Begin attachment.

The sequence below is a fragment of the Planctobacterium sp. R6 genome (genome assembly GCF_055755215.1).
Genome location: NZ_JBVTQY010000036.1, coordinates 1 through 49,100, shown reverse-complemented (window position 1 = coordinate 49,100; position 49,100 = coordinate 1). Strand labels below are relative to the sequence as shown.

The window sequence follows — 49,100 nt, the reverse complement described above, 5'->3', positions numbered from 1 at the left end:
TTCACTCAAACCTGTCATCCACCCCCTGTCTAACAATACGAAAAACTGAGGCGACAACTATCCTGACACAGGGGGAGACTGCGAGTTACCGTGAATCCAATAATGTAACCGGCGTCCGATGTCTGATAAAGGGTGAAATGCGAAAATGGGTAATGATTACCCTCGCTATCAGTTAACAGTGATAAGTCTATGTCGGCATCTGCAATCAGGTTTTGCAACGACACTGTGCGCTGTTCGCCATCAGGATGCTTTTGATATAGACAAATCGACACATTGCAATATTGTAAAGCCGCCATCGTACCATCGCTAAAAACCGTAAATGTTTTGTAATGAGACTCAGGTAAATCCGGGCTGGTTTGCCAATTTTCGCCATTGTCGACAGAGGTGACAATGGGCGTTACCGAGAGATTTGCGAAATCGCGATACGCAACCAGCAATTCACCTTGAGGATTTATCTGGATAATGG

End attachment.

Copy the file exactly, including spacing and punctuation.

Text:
The sequence below is a fragment of the Planctobacterium sp. R6 genome (genome assembly GCF_055755215.1).
Genome location: NZ_JBVTQY010000036.1, coordinates 1 through 49,100, shown reverse-complemented (window position 1 = coordinate 49,100; position 49,100 = coordinate 1). Strand labels below are relative to the sequence as shown.

The window sequence follows — 49,100 nt, the reverse complement described above, 5'->3', positions numbered from 1 at the left end:
TTCACTCAAACCTGTCATCCACCCCCTGTCTAACAATACGAAAAACTGAGGCGACAACTATCCTGACACAGGGGGAGACTGCGAGTTACCGTGAATCCAATAATGTAACCGGCGTCCGATGTCTGATAAAGGGTGAAATGCGAAAATGGGTAATGATTACCCTCGCTATCAGTTAACAGTGATAAGTCTATGTCGGCATCTGCAATCAGGTTTTGCAACGACACTGTGCGCTGTTCGCCATCAGGATGCTTTTGATATAGACAAATCGACACATTGCAATATTGTAAAGCCGCCATCGTACCATCGCTAAAAACCGTAAATGTTTTGTAATGAGACTCAGGTAAATCCGGGCTGGTTTGCCAATTTTCGCCATTGTCGACAGAGGTGACAATGGGCGTTACCGAGAGATTTGCGAAATCGCGATACGCAACCAGCAATTCACCTTGAGGATTTATCTGGATAATGG